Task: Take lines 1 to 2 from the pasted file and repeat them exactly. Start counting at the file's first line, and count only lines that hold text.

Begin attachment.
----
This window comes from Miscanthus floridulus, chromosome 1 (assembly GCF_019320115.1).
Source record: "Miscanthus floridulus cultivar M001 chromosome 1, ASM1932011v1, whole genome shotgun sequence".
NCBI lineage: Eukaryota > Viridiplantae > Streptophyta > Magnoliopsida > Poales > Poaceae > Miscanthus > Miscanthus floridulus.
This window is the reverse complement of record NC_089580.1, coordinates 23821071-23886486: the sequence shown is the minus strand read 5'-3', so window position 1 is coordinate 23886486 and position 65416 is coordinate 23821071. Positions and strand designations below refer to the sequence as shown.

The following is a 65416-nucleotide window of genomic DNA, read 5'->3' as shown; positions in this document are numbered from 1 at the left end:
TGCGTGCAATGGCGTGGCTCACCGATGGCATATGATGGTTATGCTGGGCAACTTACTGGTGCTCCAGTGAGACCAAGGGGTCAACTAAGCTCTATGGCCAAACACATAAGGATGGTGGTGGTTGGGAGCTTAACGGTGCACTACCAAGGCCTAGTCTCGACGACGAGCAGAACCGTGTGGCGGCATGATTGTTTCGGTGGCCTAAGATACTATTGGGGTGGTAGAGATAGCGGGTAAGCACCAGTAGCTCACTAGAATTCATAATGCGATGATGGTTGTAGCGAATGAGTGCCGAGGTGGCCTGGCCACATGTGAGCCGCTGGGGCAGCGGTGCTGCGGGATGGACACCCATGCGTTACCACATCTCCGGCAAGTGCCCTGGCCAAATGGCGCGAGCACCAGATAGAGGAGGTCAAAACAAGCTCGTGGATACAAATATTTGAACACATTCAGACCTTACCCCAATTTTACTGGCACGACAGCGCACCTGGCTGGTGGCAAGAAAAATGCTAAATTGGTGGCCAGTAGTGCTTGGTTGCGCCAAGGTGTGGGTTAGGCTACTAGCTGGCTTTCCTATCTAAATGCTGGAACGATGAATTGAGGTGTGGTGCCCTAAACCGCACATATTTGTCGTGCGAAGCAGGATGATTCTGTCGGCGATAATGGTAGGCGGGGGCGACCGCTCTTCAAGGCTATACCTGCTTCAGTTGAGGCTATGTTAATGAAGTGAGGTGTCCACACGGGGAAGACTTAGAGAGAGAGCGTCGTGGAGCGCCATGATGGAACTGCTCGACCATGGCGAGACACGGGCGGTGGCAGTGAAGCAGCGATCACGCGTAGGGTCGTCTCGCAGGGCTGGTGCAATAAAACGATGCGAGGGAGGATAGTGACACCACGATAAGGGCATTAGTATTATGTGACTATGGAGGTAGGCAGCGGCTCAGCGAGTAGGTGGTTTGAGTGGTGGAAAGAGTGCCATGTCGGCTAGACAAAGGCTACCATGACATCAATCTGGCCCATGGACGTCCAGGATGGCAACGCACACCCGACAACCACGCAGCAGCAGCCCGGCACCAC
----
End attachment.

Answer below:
This window comes from Miscanthus floridulus, chromosome 1 (assembly GCF_019320115.1).
Source record: "Miscanthus floridulus cultivar M001 chromosome 1, ASM1932011v1, whole genome shotgun sequence".